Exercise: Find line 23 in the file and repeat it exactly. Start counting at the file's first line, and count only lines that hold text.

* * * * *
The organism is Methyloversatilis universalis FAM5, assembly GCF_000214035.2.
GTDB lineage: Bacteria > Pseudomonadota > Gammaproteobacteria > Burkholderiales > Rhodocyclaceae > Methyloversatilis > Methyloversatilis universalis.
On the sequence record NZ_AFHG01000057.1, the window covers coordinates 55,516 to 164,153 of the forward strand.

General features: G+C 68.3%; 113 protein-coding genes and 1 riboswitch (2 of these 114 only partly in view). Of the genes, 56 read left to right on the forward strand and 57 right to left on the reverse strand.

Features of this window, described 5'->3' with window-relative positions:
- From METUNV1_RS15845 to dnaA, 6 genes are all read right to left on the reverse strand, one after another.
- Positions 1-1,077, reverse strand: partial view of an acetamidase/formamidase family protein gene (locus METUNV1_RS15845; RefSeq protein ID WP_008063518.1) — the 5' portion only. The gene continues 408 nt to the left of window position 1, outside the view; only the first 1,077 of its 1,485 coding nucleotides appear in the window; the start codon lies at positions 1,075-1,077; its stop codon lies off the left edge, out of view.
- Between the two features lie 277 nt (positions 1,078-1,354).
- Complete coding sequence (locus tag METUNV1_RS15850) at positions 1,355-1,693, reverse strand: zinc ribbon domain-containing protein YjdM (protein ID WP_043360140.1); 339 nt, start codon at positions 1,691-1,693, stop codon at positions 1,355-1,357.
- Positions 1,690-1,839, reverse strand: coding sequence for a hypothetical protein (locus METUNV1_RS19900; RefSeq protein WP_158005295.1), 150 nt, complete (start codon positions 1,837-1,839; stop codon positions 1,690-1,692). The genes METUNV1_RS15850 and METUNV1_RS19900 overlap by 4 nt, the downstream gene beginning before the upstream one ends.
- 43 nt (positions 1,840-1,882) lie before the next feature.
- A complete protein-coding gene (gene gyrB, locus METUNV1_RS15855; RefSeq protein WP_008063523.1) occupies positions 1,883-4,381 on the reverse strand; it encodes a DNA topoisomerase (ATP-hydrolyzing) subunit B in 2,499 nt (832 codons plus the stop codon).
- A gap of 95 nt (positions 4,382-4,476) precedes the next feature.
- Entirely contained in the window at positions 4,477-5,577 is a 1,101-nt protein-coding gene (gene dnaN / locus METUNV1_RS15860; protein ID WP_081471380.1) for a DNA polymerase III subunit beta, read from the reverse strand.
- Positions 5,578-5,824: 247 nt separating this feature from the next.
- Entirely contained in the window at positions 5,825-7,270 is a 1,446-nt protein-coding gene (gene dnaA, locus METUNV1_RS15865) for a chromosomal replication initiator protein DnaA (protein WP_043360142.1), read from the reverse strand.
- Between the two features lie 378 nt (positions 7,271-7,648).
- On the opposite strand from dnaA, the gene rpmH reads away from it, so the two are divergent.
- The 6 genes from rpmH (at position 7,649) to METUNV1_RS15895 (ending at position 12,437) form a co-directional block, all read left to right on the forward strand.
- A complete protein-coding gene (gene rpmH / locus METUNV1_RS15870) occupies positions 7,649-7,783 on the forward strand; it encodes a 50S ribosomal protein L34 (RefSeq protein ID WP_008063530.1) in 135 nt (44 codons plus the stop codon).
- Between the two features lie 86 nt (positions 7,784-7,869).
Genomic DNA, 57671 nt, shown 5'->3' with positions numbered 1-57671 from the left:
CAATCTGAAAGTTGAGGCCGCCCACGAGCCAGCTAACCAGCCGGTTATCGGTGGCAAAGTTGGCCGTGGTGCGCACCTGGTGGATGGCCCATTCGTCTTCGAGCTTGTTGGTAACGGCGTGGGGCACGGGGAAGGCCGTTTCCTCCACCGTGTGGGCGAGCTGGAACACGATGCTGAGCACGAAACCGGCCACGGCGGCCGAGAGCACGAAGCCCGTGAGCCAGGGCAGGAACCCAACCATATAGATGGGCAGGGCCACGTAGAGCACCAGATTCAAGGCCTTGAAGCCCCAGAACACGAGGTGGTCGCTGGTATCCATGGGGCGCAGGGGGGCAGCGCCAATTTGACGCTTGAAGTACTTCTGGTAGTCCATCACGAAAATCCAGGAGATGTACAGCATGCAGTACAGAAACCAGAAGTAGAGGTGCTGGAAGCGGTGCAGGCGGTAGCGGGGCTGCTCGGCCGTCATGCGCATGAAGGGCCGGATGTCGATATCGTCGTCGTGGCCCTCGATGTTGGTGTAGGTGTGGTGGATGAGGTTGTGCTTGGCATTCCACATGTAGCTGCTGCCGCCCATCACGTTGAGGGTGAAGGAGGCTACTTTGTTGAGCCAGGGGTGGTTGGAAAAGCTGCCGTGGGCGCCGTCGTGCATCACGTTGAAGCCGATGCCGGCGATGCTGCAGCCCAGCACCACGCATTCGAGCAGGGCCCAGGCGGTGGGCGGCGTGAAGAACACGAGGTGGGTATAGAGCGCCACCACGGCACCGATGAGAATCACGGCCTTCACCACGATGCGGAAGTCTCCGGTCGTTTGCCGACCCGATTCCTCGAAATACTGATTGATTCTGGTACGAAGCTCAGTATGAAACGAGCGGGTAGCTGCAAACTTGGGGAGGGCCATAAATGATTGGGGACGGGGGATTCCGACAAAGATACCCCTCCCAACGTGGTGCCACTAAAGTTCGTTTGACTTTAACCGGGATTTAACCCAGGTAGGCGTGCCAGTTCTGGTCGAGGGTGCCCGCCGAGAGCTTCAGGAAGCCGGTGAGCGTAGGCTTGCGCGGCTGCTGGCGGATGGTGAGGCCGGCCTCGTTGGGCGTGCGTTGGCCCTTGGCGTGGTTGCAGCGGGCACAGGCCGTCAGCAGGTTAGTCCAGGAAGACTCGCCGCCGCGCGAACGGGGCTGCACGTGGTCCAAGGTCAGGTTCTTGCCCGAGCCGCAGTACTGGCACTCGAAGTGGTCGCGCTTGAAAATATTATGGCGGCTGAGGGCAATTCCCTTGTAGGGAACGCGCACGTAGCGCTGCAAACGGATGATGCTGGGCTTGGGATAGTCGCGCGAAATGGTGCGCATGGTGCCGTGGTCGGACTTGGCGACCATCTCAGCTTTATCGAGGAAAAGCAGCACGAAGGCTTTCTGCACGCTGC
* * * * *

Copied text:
CAATCTGAAAGTTGAGGCCGCCCACGAGCCAGCTAACCAGCCGGTTATCGGTGGCAAAGTTGGCCGTGGTGCGCACCTGGTGGATGGCCCATTCGTCTTCGAGCTTGTTGGTAACGGCGTGGGGCACGGGGAAGGCCGTTTCCTCCACCGTGTGGGCGAGCTGGAACACGATGCTGAGCACGAAACCGGCCACGGCGGCCGAGAGCACGAAGCCCGTGAGCCAGGGCAGGAACCCAACCATATAGATGGGCAGGGCCACGTAGAGCACCAGATTCAAGGCCTTGAAGCCCCAGAACACGAGGTGGTCGCTGGTATCCATGGGGCGCAGGGGGGCAGCGCCAATTTGACGCTTGAAGTACTTCTGGTAGTCCATCACGAAAATCCAGGAGATGTACAGCATGCAGTACAGAAACCAGAAGTAGAGGTGCTGGAAGCGGTGCAGGCGGTAGCGGGGCTGCTCGGCCGTCATGCGCATGAAGGGCCGGATGTCGATATCGTCGTCGTGGCCCTCGATGTTGGTGTAGGTGTGGTGGATGAGGTTGTGCTTGGCATTCCACATGTAGCTGCTGCCGCCCATCACGTTGAGGGTGAAGGAGGCTACTTTGTTGAGCCAGGGGTGGTTGGAAAAGCTGCCGTGGGCGCCGTCGTGCATCACGTTGAAGCCGATGCCGGCGATGCTGCAGCCCAGCACCACGCATTCGAGCAGGGCCCAGGCGGTGGGCGGCGTGAAGAACACGAGGTGGGTATAGAGCGCCACCACGGCACCGATGAGAATCACGGCCTTCACCACGATGCGGAAGTCTCCGGTCGTTTGCCGACCCGATTCCTCGAAATACTGATTGATTCTGGTACGAAGCTCAGTATGAAACGAGCGGGTAGCTGCAAACTTGGGGAGGGCCATAAATGATTGGGGACGGGGGATTCCGACAAAGATACCCCTCCCAACGTGGTGCCACTAAAGTTCGTTTGACTTTAACCGGGATTTAACCCAGGTAGGCGTGCCAGTTCTGGTCGAGGGTGCCCGCCGAGAGCTTCAGGAAGCCGGTGAGCGTAGGCTTGCGCGGCTGCTGGCGGATGGTGAGGCCGGCCTCGTTGGGCGTGCGTTGGCCCTTGGCGTGGTTGCAGCGGGCACAGGCCGTCAGCAGGTTAGTCCAGGAAGACTCGCCGCCGCGCGAACGGGGCTGCACGTGGTCCAAGGTCAGGTTCTTGCCCGAGCCGCAGTACTGGCACTCGAAGTGGTCGCGCTTGAAAATATTATGGCGGCTGAGGGCAATTCCCTTGTAGGGAACGCGCACGTAGCGCTGCAAACGGATGATGCTGGGCTTGGGATAGTCGCGCGAAATGGTGCGCATGGTGCCGTGGTCGGACTTGGCGACCATCTCAGCTTTATCGAGGAAAAGCAGCACGAAGGCTTTCTGCACGCTGC